About Jennifer Chiaverini

Jennifer Chiaverini is the New York Times bestselling author of several acclaimed historical novels and the beloved Elm Creek Quilts series, as well as six collections of quilt patterns inspired by her books. Her original quilt designs have been featured in Country Woman, Quiltmaker, Quiltmaker's 100 Blocks Volumes 3-5, and Quilt, and her short stories have appeared in Quiltmaker and Quilters Newsletter. A graduate of the University of Notre Dame and the University of Chicago, she lives with her husband and two sons in Madison, Wisconsin. About her historical fiction, the Milwaukee Journal Sentinel writes, "In addition to simply being fascinating stories, these novels go a long way in capturing the texture of life for women, rich and poor, black and white, in those perilous years."

Praise for Jennifer's Books

Chiaverini's Elm Creek novels are an original series and a fabulous addition to the genre. Her latest is a true delight, complete with fascinating characters from all walks of life. Readers will enjoy this novel and its well-written descriptions of the craft of quilting.

— Romantic Times
Circle of Quilters

Chiaverini's fourth offering in her Elm Creek Quilts series weaves a modern-day family mystery around a pre-Civil War tale of bravery, deception and the Underground Railroad... Chiaverini manages to impart a healthy dollop of history in a folksy style, while raising moral questions in a suspenseful narrative.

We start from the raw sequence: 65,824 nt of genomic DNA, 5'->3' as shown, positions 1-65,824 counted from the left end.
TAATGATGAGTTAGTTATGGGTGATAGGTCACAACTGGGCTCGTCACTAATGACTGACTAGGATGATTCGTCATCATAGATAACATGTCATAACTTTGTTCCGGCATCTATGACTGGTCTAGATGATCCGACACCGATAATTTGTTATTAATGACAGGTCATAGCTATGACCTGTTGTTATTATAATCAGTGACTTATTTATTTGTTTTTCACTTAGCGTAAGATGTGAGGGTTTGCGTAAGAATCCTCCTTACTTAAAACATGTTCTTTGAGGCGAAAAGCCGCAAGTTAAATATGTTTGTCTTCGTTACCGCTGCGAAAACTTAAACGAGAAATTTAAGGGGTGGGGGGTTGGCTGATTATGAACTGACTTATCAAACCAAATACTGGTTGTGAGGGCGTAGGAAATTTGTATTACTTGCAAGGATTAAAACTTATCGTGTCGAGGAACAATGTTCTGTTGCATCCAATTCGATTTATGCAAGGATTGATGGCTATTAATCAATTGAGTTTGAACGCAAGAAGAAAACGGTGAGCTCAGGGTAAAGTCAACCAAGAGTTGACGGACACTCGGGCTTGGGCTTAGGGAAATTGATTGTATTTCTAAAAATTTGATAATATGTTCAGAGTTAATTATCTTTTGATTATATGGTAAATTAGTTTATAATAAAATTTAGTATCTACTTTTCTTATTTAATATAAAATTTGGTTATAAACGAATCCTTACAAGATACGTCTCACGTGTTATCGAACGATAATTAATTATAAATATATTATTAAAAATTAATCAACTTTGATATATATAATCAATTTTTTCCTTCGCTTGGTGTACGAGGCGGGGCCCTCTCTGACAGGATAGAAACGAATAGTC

— Publisher's Weekly
The Runaway Quilt

3 out of 4 stars. If you saw Steven Spielberg's Lincoln and wondered about the black woman who sits next to Mary Todd Lincoln (played by Sally Field) up in the Congressional balcony, here's your book. A former slave, Elizabeth Keckley was a remarkably gifted seamstress who established herself in Washington, D.C., in 1860. Thanks to a recommendation from one of her clients, Keckley came to the attention of Mrs. Lincoln. Jennifer Chiaverini conveys Keckley's strength, religious faith, compassion and skill with the needle, qualities that made her invaluable to the unstable, insecure first lady. The dressmaker also became part of the Lincoln family inner circle, and so, through Keckley's eyes, we see Lincoln's presidency. We also see the widowed Mrs. Lincoln's tragic collapse. The result: an effortless history lesson filled with details about the intricate art of sewing 19th century women's clothing, as well as African-American life.

— USA Today
Mrs. Lincoln’s Dressmaker

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